ALBANY – Assemblyman Ken Zebrowski (D-Rockland) and Senator Samra Brouk (D- Rochester) announce on Wednesday that their legislation to expand the coercion law in the third degree to include “sextortion” has been signed into law by Governor Hochul (A324A/S2986A).
Previously, the law did not expressly prohibit coercing the production or receipt of intimate images. This new tenet to the law, going into effect in 60 days, empowers prosecutors to hold these criminals and their behavior accountable.
Coercion is defined as the act of compelling or inducing an individual into producing or sharing intimate images under threat of physical or emotional harm. The coercion law, as it previously stood — and the penal law as a whole – did not state that coercing someone to create or share intimate images could be prosecuted. This new defining measure clarifies that coercion in the third degree can now be used to prosecute “sextortion,” clearly specifying this in the law.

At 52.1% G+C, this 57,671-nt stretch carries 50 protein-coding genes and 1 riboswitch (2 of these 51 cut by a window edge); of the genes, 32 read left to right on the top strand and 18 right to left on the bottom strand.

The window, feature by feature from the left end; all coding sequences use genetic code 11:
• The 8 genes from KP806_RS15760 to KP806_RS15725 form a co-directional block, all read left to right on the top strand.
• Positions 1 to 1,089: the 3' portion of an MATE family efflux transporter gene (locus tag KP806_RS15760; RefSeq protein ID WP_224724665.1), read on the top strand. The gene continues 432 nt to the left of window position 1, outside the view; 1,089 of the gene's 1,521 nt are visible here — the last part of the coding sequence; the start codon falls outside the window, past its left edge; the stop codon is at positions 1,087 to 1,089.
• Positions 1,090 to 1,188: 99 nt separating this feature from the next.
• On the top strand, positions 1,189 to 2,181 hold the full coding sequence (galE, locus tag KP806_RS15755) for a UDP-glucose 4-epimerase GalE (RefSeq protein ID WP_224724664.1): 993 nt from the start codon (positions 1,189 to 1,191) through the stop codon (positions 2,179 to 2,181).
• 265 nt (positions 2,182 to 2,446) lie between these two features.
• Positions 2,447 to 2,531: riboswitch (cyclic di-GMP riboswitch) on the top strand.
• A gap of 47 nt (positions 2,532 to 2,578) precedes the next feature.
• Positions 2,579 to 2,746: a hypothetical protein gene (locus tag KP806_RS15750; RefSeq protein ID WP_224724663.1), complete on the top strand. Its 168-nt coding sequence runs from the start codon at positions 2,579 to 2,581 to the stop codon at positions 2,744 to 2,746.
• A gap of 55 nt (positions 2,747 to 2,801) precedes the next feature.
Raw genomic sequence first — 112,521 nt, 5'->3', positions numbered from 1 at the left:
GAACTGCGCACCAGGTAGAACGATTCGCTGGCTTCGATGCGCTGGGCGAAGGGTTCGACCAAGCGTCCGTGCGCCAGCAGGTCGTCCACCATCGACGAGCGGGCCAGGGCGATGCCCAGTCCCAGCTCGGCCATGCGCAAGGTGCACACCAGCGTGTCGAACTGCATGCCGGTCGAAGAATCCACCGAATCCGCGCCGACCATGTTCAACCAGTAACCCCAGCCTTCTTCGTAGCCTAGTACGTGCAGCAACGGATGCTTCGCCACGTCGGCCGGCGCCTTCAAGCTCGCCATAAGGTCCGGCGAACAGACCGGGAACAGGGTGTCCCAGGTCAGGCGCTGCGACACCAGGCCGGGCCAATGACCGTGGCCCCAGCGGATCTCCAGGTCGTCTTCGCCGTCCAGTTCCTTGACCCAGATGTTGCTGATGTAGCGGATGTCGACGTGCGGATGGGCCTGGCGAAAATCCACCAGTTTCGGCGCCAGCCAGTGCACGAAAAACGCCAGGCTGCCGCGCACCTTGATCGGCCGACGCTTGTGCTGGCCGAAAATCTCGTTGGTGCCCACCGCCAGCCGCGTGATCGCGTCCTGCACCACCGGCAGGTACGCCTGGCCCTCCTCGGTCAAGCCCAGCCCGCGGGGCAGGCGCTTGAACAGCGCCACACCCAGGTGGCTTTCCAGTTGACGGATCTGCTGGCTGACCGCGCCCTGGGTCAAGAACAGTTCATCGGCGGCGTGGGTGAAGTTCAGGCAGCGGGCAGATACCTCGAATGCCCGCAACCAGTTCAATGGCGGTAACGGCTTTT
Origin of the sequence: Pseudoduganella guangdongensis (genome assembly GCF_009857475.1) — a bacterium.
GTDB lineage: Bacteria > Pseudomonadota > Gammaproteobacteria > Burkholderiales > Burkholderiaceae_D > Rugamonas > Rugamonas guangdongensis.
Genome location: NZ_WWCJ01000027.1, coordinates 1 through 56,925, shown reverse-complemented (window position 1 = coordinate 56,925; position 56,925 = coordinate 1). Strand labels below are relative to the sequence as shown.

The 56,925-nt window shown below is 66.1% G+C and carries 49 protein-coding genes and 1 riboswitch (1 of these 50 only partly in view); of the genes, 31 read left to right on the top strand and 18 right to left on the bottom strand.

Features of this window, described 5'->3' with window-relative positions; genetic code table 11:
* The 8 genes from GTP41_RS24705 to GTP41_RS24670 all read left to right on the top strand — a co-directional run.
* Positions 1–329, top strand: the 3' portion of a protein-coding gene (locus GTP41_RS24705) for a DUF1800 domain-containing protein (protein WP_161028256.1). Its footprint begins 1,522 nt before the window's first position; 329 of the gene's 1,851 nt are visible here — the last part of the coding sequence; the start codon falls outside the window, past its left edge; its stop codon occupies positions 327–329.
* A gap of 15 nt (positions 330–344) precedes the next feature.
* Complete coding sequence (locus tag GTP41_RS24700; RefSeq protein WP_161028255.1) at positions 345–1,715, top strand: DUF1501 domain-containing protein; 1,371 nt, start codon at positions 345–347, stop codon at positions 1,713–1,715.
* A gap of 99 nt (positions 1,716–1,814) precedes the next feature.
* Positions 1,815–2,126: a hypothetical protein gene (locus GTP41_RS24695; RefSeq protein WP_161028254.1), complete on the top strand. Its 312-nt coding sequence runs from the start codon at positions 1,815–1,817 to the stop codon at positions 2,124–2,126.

Sextortion is a deeply disturbing crime where an individual, through coercive action, manipulates another into creating intimate images that are often used to further this criminal activity,” said Zebrowski. “Due to the lack of clarity in the penal law, these types of crimes are often not prosecuted leaving little deterrent for the perpetrators of these heinous crimes. This legislation closes that loophole by explicitly stating that the coercion law includes the production or dissemination intimate images.”
“Sexual extortion and coercion are a growing form of abuse, proliferating with the accessibility and growth of technology and social media. Criminalizing coerced and extorted sexually explicit images is another leading step forward by New York State and we hope other states will follow this model,” said Jennifer Becker, deputy legal director and senior attorney for Legal Momentum. “Many of the victims of sextortion — disproportionately young women — are targeted online and coerced into creating and sending sexual images, which can be the start of a long, harmful cycle of abuse. Now, New Yorkers have a tool to hold offenders accountable.”